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Jaquiel Paim
Jaquiel Paim

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Docker built-in container support for .NET 7

On 14th September 2022, Microsoft announced .NET 7 Release Candidate 1, the first of two release candidates (RC) for .NET 7 that are supported in production.

The .NET 7 launch is scheduled for November 8-10, 2022 on the .NET Conf 2022! Until then we can try some of the new features and improvements of this new .NET release!

Among several new and interesting features, one that I particularly liked and would like to highlight here is just the docker built-in container support for .NET 7.

This new .NET 7 resource, which is part of one of the new cloud native features, helps .NET to further consolidate itself as an excellent alternative for building cloud-native applications and achieving resiliency, scalability, efficiency and speed in your web apps.

Let's get started

For this release, you must have Docker and .NET 7.0.100-rc.1.22431.12 or higher installed. Additionally, only Linux-x64 containers are supported.

Below we can see how simple it is to build a containerized ASP.NET application from scratch.

# 1st step - create a new project 
dotnet new mvc -n my-containerized-app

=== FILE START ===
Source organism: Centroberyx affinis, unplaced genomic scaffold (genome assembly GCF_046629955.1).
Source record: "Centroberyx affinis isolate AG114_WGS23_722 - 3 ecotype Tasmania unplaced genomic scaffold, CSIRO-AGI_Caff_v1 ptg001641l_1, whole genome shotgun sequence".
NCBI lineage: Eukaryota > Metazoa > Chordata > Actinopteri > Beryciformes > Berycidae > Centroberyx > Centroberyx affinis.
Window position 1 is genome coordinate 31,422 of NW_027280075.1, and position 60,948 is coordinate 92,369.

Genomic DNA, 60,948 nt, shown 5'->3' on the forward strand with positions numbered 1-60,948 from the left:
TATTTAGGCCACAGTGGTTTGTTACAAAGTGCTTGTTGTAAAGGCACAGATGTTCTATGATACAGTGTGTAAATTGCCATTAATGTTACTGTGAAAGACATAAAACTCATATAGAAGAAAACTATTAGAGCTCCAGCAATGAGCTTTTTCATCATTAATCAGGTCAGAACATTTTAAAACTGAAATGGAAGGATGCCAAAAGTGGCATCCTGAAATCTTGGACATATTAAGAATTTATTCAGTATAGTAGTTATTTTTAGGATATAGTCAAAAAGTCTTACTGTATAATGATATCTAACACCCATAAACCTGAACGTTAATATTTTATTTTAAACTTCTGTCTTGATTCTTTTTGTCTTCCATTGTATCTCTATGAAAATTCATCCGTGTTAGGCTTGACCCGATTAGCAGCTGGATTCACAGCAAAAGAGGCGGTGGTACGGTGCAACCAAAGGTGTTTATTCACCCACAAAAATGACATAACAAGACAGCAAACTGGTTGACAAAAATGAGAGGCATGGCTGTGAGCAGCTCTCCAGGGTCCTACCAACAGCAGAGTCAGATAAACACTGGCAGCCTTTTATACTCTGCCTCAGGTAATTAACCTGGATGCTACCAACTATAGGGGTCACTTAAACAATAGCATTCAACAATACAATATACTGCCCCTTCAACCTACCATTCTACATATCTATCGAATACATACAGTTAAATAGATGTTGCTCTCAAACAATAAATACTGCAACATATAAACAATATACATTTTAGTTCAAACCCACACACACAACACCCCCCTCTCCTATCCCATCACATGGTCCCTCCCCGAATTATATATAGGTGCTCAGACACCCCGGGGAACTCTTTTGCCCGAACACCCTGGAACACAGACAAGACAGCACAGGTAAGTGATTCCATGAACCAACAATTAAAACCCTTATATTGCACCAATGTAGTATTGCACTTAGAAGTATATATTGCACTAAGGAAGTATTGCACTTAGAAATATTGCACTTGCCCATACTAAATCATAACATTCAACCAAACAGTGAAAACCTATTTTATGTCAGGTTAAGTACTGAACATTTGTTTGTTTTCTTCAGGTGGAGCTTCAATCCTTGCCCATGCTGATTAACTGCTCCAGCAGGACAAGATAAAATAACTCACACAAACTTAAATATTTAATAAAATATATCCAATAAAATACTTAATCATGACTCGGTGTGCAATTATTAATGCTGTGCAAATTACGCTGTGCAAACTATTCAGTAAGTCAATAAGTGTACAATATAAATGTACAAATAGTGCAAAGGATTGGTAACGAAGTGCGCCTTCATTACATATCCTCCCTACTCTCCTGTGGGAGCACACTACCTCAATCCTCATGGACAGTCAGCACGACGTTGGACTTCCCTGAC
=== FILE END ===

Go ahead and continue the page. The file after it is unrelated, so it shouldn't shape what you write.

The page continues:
# 2nd step - move project to its directory
cd my-containerized-app

# 3rd step - add a reference to a (temporary) package that creates the container
dotnet add package Microsoft.NET.Build.Containers

# 4th step - publish your project for linux-x64
dotnet publish --os linux --arch x64 -p:PublishProfile=DefaultContainer

# 5th step - run your app using the new container
docker run -it --rm -p 5010:80 --name my-cloud-native-app my-containerized-app:1.0.0

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If you are familiar with docker and the .NET CLI, or have already mastered them, you will probably have no difficulty understanding the above sequence of instructions.

However, if you're a beginner, let's take a look at each statement, step by step.

In the first and second steps, we just created a new .NET application with the ASP.NET Core Empty template and then moved to the new project directory.

$ dotnet new mvc -n my-containerized-app
$ cd my-containerized-app
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  • dotnet new : command to create a new project
  • mvc : argument to set the .NET template project
  • -n : option for the created output

In the third step, we added Microsoft.NET.Build.Containers, a nuget package for publishing .NET applications natively as containers.

$ dotnet add package Microsoft.NET.Build.Containers
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In our example we are using the empty mvc template, but in your own project what you need to do is just add this package to it.

Taking a look at a my-containerized-app.csproj file you can see the package there:

  <ItemGroup>
    <PackageReference Include="Microsoft.NET.Build.Containers" Version="0.1.8" />
  </ItemGroup>
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In the fourth step we compiled the application.